The Food and Agriculture Organisation of the UN (FAO) convened a Technical Working Group (TWG) of 20 international experts to discuss, agree and refine guiding legal elements in relation to sustainable forest management, production and trade. CIDT’s Dr Aurelian Mbzibain was invited to participate in this first TWG meeting in Rome from the 14-15 May 2019. The meeting, which included lawyers and practitioners in forest management, timber production and trade, gender equality in forestry, customary law, natural resource legislation, land and forest tenure, and employment rights, was officially opened by Ewald Rametsteiner, Deputy Director of the FAO’s Forestry Policy and Resources Division. The meeting was also attended by Serge Moukouri, representing FLAG, a partner on the CV4C project.
Over the past 15 years, timber-producing regions have scaled up efforts to combat illegal logging and to improve the legality of timber production and trade. Illegal logging undermines efforts towards sustainable forest management and negatively affects a country’s ability to achieve broader sustainable development objectives, such as poverty alleviation, food security and climate change mitigation. Tackling trade in illegal timber is therefore critical to the achievement of Agenda 2030’s Sustainable Development Goals. In a joint report by FAO and the ITTO on forest law governance and compliance, flawed policy and legal frameworks were recognised as an important issue in two-thirds of country reports for West Africa. Importantly, this was also considered a challenge for civil society and the private sector.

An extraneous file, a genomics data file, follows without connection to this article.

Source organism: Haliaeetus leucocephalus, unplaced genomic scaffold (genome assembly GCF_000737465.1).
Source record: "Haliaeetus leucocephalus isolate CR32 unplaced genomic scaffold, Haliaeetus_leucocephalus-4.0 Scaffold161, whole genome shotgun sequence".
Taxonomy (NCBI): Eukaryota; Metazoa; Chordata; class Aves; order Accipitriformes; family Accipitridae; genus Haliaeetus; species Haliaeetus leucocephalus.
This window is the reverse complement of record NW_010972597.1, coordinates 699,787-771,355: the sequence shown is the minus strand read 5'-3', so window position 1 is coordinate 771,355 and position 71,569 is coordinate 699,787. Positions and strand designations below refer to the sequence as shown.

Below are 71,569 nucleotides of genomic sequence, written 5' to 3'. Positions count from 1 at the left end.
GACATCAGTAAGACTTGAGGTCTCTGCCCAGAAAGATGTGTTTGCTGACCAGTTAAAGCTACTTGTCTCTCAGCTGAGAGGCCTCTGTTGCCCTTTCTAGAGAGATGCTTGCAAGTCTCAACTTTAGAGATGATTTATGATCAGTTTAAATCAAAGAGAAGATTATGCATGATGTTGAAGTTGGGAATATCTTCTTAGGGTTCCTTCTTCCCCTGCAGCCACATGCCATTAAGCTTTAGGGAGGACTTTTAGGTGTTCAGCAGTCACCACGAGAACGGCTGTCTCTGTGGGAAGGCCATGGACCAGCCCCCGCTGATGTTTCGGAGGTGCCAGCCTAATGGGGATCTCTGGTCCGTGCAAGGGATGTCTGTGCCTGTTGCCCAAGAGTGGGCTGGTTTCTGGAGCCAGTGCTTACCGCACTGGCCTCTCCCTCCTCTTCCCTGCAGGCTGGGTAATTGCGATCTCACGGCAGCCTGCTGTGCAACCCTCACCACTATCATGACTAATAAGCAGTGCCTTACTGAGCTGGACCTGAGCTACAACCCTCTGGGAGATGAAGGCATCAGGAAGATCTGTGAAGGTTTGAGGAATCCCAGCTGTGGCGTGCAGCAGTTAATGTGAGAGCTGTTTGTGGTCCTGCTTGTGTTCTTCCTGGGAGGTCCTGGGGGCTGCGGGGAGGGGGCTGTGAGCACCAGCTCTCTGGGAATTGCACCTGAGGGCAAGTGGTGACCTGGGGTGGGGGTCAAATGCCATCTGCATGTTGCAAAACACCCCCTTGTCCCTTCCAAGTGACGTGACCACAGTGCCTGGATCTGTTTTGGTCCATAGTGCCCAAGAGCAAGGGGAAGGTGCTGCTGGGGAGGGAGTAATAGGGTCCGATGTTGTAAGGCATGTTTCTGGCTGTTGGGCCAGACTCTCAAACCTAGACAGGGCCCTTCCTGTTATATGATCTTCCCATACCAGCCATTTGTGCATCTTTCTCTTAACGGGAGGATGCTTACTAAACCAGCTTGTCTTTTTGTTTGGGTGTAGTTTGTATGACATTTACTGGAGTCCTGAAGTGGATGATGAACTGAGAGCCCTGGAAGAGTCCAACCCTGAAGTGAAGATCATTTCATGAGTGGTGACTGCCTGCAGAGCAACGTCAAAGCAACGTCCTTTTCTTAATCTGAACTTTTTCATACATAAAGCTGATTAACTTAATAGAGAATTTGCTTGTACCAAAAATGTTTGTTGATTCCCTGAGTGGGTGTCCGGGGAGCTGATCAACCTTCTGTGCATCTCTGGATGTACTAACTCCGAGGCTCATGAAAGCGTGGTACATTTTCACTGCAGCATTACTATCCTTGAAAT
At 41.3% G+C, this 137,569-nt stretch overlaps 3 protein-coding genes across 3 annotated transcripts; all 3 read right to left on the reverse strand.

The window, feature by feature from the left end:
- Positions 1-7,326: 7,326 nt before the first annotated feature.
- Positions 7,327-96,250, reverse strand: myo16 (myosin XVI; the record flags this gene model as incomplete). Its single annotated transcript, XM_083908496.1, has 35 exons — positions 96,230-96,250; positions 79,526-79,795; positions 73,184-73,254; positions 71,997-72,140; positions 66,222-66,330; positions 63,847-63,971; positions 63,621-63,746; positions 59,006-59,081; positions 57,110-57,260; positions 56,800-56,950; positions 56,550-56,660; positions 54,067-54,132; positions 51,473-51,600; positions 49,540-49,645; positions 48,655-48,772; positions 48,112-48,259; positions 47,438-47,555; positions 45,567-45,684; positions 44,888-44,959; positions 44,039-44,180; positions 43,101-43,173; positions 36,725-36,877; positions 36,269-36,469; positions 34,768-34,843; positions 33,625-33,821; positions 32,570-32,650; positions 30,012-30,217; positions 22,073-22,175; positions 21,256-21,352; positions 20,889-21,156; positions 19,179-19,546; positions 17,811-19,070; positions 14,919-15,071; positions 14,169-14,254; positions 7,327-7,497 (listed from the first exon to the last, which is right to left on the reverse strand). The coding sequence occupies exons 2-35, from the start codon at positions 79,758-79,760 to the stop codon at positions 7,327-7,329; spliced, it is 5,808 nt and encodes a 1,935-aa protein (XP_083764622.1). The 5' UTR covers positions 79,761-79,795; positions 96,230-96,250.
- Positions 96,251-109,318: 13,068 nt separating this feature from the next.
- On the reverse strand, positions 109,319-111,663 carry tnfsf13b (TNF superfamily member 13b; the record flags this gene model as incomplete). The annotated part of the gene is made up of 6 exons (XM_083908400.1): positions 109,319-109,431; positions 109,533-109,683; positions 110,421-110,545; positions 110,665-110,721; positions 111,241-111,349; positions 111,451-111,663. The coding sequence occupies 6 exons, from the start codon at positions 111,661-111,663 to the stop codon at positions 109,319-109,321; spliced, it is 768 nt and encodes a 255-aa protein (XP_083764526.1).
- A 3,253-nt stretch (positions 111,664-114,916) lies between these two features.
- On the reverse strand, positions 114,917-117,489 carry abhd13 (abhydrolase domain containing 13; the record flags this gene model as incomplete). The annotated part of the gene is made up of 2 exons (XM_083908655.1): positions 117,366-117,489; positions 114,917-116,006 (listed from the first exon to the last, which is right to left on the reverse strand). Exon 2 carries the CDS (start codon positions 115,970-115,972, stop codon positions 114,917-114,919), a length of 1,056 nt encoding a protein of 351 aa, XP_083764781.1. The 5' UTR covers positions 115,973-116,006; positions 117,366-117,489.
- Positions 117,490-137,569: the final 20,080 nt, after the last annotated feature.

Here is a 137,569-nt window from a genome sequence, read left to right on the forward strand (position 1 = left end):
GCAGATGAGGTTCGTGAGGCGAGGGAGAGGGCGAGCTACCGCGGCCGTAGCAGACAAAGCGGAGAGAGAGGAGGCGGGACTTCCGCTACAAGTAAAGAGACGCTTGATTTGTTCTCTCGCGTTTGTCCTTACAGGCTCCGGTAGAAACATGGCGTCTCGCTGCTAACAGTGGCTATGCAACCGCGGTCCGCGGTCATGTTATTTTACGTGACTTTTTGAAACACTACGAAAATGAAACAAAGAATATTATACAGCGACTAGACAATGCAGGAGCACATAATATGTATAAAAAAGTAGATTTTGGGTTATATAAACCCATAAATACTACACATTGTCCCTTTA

A key challenge to define timber legality is the identification of relevant national sectoral laws and regulations. Because of the complexity of the timber value chain, illegality can arise from a violation of sectoral laws and regulations beyond forestry law alone. National laws and regulations place obligations on the various actors along the timber value chain which – depending on countries – may or may not be part of the legality check at the point of export. This situation may create challenges for timber producers, exporters, importers and compliance officers in timber exporting and importing countries who sometimes lack information on national legal requirements around timber production and trade.
The Japanese government has recently funded, through FAO, a two-year project entitled ‘Enhancing knowledge and capacity around forest-related legislation and timber legality’, which supported the TWG to meet. Keynote presentations to the TWG were delivered by Daphne Hewitt and Daniele Lenci, FAO Project Leads.